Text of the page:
Build a Tailwind modal with Angular and NgRx

Off the shelf modal meme

Coming off a blogging hiatus, I'm finally making my triumphant return. If you've been following my writing up until now, you'll know that I'm primarily a .NET dude. Lately, I've been wanting to get back to my roots with Angular and see what I could build with everyone's new favorite CSS framework on the block, Tailwind. I'm going to be dialing back the length in content in place of smaller, bit-sized chunks in an effort to get back to helping the general developer population with the lessons I've learned and things that I think are fire (as the kids say) in the community. With that out of the way, let's dive in!

What is Tailwind?

If you're not familiar with Tailwind CSS, it's a utility-based CSS framework that I like to think of as an API into your CSS. This isn't exactly an article about the intricacies and deep diving into the framework, as there are plenty of great developers out there writing about Tailwind and why we all think it's the future of stylized development (seriously, once you start using, you'll most likely never want to go back). Tailwind is awesome due to it's flexibility and thin footprint (given you process your build correctly) it provides to our applications. With Tailwind, you'll rarely find yourself writing custom CSS and if you have a need for such, you can always include it as a separate utility for reusability purposes.

Bottom line, Tailwind is amazing and an excellent tool to add to any developer's tool belt.

Disclaimer: I pay for Tailwind UI because I love the components that Adam Wathan and the Tailwind team have put together. I would recommend anyone that loves Tailwind to check it out, but for the purposes of our demo here, we'll only be using the publicly available free components.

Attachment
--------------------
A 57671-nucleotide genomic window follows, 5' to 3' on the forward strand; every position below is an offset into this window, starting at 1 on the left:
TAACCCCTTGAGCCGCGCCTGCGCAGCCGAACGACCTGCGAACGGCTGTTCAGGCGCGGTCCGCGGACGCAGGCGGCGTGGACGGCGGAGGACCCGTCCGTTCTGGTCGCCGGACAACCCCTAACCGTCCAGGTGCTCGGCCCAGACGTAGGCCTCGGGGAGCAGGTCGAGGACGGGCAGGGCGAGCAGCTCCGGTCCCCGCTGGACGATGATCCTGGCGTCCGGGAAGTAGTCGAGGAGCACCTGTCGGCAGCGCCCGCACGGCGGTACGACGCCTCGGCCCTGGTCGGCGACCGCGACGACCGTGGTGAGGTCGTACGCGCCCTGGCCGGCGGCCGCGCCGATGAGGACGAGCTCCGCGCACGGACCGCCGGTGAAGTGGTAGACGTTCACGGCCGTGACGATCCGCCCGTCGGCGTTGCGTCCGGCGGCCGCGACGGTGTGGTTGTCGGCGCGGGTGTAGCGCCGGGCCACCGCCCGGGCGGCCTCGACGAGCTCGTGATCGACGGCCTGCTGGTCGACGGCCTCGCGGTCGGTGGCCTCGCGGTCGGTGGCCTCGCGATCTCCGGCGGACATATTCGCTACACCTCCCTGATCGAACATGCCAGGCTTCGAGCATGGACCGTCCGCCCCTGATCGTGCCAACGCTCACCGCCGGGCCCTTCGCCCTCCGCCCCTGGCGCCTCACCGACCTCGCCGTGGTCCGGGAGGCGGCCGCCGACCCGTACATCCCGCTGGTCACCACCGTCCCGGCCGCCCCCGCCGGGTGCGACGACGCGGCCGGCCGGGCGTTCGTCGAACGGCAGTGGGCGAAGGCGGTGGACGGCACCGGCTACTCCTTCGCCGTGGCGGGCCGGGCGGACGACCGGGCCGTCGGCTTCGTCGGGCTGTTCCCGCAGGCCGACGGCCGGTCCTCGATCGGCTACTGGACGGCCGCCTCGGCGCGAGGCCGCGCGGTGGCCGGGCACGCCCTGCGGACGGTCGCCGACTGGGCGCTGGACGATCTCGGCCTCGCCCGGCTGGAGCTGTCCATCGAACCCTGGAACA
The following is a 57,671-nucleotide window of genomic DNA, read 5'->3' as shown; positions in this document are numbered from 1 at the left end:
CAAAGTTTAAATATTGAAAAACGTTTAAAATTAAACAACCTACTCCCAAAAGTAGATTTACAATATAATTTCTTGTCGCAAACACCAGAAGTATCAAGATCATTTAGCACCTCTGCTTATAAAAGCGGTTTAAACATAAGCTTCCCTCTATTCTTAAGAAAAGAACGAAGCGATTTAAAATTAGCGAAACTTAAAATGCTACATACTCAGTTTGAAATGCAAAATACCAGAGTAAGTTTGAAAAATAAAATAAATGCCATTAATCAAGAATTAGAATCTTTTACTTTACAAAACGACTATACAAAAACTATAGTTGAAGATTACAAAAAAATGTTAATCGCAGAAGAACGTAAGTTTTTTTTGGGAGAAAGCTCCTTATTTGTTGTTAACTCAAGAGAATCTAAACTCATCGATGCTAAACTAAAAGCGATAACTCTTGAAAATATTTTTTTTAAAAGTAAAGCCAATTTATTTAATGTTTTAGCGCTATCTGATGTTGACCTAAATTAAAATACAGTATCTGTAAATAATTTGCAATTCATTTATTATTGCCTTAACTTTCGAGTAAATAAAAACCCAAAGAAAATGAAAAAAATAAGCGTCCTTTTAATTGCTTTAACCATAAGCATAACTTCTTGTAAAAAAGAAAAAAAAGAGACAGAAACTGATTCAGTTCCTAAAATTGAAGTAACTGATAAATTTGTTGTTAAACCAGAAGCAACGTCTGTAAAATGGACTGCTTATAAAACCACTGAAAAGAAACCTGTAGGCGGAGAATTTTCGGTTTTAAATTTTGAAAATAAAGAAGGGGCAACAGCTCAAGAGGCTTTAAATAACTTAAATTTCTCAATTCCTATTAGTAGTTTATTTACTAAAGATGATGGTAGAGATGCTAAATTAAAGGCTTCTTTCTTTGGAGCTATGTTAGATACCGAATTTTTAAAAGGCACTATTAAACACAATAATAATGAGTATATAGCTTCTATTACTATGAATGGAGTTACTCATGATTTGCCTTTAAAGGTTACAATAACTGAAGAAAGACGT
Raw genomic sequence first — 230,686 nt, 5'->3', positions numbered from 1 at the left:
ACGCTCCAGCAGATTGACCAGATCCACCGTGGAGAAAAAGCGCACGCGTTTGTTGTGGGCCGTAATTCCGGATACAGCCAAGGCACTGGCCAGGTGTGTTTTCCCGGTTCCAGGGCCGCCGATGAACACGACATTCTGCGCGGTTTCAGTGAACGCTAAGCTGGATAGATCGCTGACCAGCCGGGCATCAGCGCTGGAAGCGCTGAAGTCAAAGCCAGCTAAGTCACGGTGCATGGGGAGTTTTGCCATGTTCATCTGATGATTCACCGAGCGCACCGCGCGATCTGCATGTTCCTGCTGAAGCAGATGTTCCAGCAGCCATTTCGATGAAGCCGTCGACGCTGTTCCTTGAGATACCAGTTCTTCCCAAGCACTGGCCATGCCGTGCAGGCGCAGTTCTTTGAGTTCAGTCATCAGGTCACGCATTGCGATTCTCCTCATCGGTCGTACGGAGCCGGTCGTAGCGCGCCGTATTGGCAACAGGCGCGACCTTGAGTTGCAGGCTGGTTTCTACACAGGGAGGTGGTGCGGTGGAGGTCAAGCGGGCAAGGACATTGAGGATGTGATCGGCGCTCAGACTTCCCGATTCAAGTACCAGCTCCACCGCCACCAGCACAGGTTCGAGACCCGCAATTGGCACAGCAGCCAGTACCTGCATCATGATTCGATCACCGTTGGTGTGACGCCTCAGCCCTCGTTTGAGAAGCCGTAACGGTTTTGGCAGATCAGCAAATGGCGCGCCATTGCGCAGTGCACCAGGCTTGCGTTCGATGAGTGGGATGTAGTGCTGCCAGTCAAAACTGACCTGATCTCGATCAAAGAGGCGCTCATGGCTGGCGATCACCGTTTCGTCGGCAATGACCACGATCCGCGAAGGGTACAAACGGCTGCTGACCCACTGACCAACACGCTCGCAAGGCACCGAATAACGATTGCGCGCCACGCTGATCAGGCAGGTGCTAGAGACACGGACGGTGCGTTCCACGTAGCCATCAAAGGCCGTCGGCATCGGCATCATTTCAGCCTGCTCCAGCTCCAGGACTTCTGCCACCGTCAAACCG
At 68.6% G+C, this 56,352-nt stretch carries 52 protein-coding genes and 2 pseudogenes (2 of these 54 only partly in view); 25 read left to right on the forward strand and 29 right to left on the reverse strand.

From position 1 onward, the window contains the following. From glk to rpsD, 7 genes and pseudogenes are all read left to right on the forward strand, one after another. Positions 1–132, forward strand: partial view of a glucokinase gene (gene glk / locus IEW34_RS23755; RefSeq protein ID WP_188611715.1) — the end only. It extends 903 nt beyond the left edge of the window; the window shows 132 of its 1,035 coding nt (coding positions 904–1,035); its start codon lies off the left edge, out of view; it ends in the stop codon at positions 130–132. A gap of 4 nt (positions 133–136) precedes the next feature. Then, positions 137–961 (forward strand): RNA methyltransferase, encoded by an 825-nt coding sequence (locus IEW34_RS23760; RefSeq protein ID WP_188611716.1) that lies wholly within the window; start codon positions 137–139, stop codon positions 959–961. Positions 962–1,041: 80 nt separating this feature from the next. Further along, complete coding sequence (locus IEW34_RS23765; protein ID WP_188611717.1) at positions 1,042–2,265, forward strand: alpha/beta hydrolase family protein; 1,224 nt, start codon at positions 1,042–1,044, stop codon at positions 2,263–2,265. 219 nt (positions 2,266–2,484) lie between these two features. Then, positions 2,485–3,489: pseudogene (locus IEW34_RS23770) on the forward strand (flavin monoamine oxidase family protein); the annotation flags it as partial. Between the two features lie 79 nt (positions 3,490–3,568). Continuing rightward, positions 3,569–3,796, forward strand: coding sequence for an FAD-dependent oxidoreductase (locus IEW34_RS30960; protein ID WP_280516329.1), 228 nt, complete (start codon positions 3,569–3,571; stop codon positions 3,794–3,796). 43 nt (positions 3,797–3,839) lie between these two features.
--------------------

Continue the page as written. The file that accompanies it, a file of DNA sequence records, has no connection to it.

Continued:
Often times (read: every other sprint), it's helpful to add a bit of pizazz to our frontend application messaging in the form of modals that display handy bits of information for our users. While we could use an out-of-the-box modal component using a styling library like Angular Material or Bootstrap, luckily for us, Tailwind UI offers a set of awesomely styled modal components ready for use. We'll be using the free modal component here to quickly prototype our app modal that we could potentially use throughout our site.

What we'll build

Getting started, let's run through the list of what we'll be building and the tools we'll utilize as we embark on our modal-based journey:

  • We'll utilize Tailwind as our style provider to give our modal a modern look and feel
  • Instead of using an injectable service to dynamically render DOM that contains our modal markup and content using something like Angular's Renderer2, we'll lean on a flux-based state approach using NgRx to help us manage the displaying of our modal with custom content (more on this in a minute)
  • Using a state-based approach, we'll expose actions that will allow any of our components to call into the modal and display it based on any set of criteria

With our approach lined out, let's defer to the second bullet point of the aforementioned list.

Using state in place of rendering

While it might be tempting to take on a dependency to render modal's within our application, that approach can bring along quite a bit of unnecessary JavaScript and CSS that is most likely over engineered for our simple use cases. Another popular approach is to write our own custom rendering services that inject DOM directly into the rendered markup; this is a popular homegrown solution with many articles and example repositories available to pull from. I find often times that these solutions can be a bit cumbersome with quite a few moving pieces to keep track and once again, quite frankly, feel a bit over engineered. While I'm quite positive someone much smarter than myself has an excellent counterpoint to this, I fall in the camp of shove all your application logic into flux actions and it only seemed natural to have my components like modals, slide overs, dropdowns, menus, etc. fit into that bill as well.

With our sermon out of the way, let's get into some code. At any point, you can always refer to the source code on my GitHub for reference.

Getting started

While I'm using an Angular workspace in the example project, this all applies to existing single project workspaces as well. Let's spin up a new application using your terminal of choice:

ng new ngrx-tailwind-modal

I'm using Angular version 11.2.5, which fortunately for us, the Angular team has included PostCSS into the build processor allowing us to natively install Tailwind without explicitly installing it's dependencies

With our project in place, let's go ahead and install Tailwind (assuming you're using Angular v11.2 or greater):